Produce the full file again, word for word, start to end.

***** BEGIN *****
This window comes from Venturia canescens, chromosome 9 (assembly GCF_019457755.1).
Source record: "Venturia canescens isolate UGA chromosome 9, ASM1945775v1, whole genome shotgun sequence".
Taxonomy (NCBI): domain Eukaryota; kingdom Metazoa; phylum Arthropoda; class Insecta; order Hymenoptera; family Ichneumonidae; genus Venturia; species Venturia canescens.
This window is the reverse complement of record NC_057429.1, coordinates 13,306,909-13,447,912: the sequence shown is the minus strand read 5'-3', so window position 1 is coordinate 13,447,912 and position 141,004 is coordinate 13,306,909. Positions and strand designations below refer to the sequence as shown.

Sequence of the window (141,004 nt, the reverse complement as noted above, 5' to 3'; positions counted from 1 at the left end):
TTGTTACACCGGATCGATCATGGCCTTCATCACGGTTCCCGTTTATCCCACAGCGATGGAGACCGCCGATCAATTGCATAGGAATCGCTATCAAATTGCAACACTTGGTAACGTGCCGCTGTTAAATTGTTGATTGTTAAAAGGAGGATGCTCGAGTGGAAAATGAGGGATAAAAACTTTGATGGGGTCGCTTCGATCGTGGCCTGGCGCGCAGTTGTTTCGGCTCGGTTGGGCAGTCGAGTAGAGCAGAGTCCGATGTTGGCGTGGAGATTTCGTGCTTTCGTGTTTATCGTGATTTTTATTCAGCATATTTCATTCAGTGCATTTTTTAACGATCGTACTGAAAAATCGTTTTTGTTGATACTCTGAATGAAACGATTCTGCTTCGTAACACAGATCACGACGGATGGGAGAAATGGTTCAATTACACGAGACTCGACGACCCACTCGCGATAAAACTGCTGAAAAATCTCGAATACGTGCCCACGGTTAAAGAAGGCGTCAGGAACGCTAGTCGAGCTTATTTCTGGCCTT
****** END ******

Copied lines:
This window comes from Venturia canescens, chromosome 9 (assembly GCF_019457755.1).
Source record: "Venturia canescens isolate UGA chromosome 9, ASM1945775v1, whole genome shotgun sequence".
Taxonomy (NCBI): domain Eukaryota; kingdom Metazoa; phylum Arthropoda; class Insecta; order Hymenoptera; family Ichneumonidae; genus Venturia; species Venturia canescens.
This window is the reverse complement of record NC_057429.1, coordinates 13,306,909-13,447,912: the sequence shown is the minus strand read 5'-3', so window position 1 is coordinate 13,447,912 and position 141,004 is coordinate 13,306,909. Positions and strand designations below refer to the sequence as shown.

Sequence of the window (141,004 nt, the reverse complement as noted above, 5' to 3'; positions counted from 1 at the left end):
TTGTTACACCGGATCGATCATGGCCTTCATCACGGTTCCCGTTTATCCCACAGCGATGGAGACCGCCGATCAATTGCATAGGAATCGCTATCAAATTGCAACACTTGGTAACGTGCCGCTGTTAAATTGTTGATTGTTAAAAGGAGGATGCTCGAGTGGAAAATGAGGGATAAAAACTTTGATGGGGTCGCTTCGATCGTGGCCTGGCGCGCAGTTGTTTCGGCTCGGTTGGGCAGTCGAGTAGAGCAGAGTCCGATGTTGGCGTGGAGATTTCGTGCTTTCGTGTTTATCGTGATTTTTATTCAGCATATTTCATTCAGTGCATTTTTTAACGATCGTACTGAAAAATCGTTTTTGTTGATACTCTGAATGAAACGATTCTGCTTCGTAACACAGATCACGACGGATGGGAGAAATGGTTCAATTACACGAGACTCGACGACCCACTCGCGATAAAACTGCTGAAAAATCTCGAATACGTGCCCACGGTTAAAGAAGGCGTCAGGAACGCTAGTCGAGCTTATTTCTGGCCTT